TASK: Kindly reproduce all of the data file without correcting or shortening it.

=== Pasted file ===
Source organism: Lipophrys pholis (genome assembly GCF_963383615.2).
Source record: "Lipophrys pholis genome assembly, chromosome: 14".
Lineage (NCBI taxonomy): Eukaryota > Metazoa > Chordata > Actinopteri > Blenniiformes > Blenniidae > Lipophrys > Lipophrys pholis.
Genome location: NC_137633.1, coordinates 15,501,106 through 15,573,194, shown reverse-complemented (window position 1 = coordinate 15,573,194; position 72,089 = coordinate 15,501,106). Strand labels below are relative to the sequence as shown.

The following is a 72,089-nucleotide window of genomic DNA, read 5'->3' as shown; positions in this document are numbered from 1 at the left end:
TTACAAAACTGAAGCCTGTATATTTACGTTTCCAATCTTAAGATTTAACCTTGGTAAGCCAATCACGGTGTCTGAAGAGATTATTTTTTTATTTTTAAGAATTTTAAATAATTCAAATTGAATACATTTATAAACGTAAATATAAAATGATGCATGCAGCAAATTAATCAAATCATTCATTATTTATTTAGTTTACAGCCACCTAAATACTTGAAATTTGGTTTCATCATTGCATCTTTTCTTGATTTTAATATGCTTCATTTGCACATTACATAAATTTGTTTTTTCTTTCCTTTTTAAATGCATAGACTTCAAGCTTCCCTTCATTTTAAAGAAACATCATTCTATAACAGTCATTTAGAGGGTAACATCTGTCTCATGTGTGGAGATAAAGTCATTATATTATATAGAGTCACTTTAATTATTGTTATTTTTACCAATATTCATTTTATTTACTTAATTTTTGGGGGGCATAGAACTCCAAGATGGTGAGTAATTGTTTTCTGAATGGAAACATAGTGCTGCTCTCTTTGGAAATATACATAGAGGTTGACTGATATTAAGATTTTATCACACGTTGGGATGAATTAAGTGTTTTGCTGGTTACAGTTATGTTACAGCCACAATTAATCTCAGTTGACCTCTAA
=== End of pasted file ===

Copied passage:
Source organism: Lipophrys pholis (genome assembly GCF_963383615.2).
Source record: "Lipophrys pholis genome assembly, chromosome: 14".
Lineage (NCBI taxonomy): Eukaryota > Metazoa > Chordata > Actinopteri > Blenniiformes > Blenniidae > Lipophrys > Lipophrys pholis.
Genome location: NC_137633.1, coordinates 15,501,106 through 15,573,194, shown reverse-complemented (window position 1 = coordinate 15,573,194; position 72,089 = coordinate 15,501,106). Strand labels below are relative to the sequence as shown.

The following is a 72,089-nucleotide window of genomic DNA, read 5'->3' as shown; positions in this document are numbered from 1 at the left end:
TTACAAAACTGAAGCCTGTATATTTACGTTTCCAATCTTAAGATTTAACCTTGGTAAGCCAATCACGGTGTCTGAAGAGATTATTTTTTTATTTTTAAGAATTTTAAATAATTCAAATTGAATACATTTATAAACGTAAATATAAAATGATGCATGCAGCAAATTAATCAAATCATTCATTATTTATTTAGTTTACAGCCACCTAAATACTTGAAATTTGGTTTCATCATTGCATCTTTTCTTGATTTTAATATGCTTCATTTGCACATTACATAAATTTGTTTTTTCTTTCCTTTTTAAATGCATAGACTTCAAGCTTCCCTTCATTTTAAAGAAACATCATTCTATAACAGTCATTTAGAGGGTAACATCTGTCTCATGTGTGGAGATAAAGTCATTATATTATATAGAGTCACTTTAATTATTGTTATTTTTACCAATATTCATTTTATTTACTTAATTTTTGGGGGGCATAGAACTCCAAGATGGTGAGTAATTGTTTTCTGAATGGAAACATAGTGCTGCTCTCTTTGGAAATATACATAGAGGTTGACTGATATTAAGATTTTATCACACGTTGGGATGAATTAAGTGTTTTGCTGGTTACAGTTATGTTACAGCCACAATTAATCTCAGTTGACCTCTAA